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Tuesday, 11 October 2011 17:46

On-Location Filming Rises in L.A.

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Production crews working in Southern California — specifically in the Los Angeles region — are staying busy as on-location production increases in 2011. FilmL.A., the not-for-profit community-benefit organization that coordinates permits for shoots in L.A., announced that filming in Los Angeles County has increased by 15.4 percent in the third quarter of 2011 when compared to the same period in 2010. The quarter was marked by a welcome surge in on-location shoots for feature films and an anticipated decrease in the production of TV dramas.

This increase in L.A. filming can be credited to the California Film and Television Tax Credit Program as a proven job creator. “It’s important to remember that increases in local production days mean local workers are being hired and local businesses are seeing a benefit,” says FilmL.A. President Paul Audley. FilmL.A. reports that Los Angeles feature-film production increased by almost 50 percent for the quarter, with eight feature projects qualifying to receive state credits from the California Film & Television Tax Credit Program. These projects generated 12.5 percent of overall feature-film production. State-qualified feature films that were shot locally include Gangster Squad (starring Ryan Gosling and Sean Penn), Argo (directed by Ben Affleck), This Is Forty (directed by Judd Apatow), Breaking the Girl, My Mother’s Curse, Think Like a Man, We Have Your Husband and He Loves Me. Other major projects driving up feature-film activity in L.A. include The Dark Knight Rises (directed by Christopher Nolan), Savages (directed by Oliver Stone) and End of Watch (starring Jake Gyllenhaal).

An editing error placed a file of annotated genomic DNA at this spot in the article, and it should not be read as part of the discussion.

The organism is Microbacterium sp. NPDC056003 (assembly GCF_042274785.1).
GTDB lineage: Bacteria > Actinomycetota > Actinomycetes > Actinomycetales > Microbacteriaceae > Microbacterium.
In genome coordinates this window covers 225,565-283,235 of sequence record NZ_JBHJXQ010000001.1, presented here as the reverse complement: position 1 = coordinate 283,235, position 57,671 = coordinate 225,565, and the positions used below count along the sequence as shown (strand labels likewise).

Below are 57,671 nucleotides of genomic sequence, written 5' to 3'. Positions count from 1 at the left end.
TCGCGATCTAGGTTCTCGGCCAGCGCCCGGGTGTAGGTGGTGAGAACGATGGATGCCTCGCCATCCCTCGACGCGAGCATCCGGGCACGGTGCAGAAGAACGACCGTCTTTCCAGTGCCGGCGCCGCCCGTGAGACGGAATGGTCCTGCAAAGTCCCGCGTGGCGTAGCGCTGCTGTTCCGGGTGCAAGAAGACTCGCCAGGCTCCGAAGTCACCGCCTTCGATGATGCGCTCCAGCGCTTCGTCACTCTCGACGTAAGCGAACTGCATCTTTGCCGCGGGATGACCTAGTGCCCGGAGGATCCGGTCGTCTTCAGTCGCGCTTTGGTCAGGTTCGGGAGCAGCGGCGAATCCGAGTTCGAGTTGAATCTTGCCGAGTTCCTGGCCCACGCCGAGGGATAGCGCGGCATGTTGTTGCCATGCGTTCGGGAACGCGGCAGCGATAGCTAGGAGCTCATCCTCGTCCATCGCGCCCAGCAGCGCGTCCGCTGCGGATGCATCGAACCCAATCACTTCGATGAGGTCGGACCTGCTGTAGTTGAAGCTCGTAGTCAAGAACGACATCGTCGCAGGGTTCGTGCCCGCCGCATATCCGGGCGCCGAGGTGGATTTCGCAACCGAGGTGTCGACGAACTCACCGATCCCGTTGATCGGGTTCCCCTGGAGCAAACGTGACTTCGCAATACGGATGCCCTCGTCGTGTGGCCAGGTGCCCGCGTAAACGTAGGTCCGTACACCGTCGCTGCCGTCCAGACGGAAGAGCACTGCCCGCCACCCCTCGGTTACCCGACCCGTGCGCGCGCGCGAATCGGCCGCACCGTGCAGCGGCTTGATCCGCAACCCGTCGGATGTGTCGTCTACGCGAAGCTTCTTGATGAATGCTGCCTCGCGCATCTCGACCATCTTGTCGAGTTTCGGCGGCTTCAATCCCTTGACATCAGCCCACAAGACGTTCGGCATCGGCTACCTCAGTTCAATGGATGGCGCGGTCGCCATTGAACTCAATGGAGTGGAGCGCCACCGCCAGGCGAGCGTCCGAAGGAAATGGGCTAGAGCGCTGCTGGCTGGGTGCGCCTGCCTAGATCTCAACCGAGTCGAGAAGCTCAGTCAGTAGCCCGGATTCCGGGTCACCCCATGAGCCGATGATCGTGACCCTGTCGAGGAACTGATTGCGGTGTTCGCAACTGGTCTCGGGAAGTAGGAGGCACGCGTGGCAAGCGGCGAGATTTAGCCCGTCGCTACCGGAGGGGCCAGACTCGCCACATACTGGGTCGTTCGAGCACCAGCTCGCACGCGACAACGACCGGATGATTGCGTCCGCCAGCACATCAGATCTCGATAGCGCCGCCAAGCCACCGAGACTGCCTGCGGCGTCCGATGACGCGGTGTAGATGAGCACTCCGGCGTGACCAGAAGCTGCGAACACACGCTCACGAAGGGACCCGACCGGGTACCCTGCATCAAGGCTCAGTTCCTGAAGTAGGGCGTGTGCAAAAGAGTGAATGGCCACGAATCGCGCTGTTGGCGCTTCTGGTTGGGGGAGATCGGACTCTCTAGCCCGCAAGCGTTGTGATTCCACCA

TV production in Los Angeles increased by almost 6 percent in the third quarter, driven by a rise in reality television shows (up 30.4 percent), sitcoms (up 12.6 percent) and pilots (up 88.5 percent). Last summer, more than 100 new reality TV productions started shooting in the Los Angeles area. TV dramas shot in L.A. dropped by 20.3 percent (as a result of the loss of 10 one-hour drama series) with six incentivized projects accounting for 10.4 percent of the area’s TV drama days. The production of TV commercials rose by almost 17 percent for the same period. This quarterly increase comes on the heels of a second-quarter loss, resulting in a 3.4-percent increase in the category’s year-to-date production.

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